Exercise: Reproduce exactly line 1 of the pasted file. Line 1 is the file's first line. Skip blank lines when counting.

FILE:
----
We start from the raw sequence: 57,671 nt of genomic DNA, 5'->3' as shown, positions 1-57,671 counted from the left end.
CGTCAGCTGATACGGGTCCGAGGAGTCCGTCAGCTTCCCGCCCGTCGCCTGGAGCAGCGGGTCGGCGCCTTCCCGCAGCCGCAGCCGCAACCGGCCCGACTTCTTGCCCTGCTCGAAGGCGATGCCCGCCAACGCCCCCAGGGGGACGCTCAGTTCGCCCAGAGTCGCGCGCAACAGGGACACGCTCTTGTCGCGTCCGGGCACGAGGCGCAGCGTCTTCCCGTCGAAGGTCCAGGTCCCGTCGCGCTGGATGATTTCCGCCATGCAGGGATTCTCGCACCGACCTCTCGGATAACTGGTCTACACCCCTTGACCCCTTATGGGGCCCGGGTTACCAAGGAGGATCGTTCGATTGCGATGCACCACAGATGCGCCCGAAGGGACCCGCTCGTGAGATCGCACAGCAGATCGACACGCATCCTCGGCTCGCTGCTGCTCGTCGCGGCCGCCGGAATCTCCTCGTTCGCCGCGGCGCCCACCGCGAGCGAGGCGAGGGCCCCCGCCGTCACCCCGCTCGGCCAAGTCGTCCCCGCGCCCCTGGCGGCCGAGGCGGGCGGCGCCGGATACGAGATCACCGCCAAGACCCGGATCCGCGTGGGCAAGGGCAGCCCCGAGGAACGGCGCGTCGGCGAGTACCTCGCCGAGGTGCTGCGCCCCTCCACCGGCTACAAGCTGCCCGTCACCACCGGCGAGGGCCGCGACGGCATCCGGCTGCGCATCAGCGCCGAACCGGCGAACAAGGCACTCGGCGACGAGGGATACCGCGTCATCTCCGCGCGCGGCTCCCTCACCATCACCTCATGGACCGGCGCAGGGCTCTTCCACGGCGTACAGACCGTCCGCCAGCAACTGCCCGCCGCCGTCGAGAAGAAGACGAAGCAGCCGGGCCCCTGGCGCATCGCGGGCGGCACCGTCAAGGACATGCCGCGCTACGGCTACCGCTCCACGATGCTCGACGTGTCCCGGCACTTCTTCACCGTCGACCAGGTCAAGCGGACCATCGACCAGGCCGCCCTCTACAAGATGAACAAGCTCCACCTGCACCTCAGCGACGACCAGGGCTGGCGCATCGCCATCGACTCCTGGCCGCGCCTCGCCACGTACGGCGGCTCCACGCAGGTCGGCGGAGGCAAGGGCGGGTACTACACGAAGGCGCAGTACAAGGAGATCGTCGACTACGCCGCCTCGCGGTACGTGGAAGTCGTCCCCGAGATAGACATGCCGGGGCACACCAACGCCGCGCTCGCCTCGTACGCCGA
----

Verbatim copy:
We start from the raw sequence: 57,671 nt of genomic DNA, 5'->3' as shown, positions 1-57,671 counted from the left end.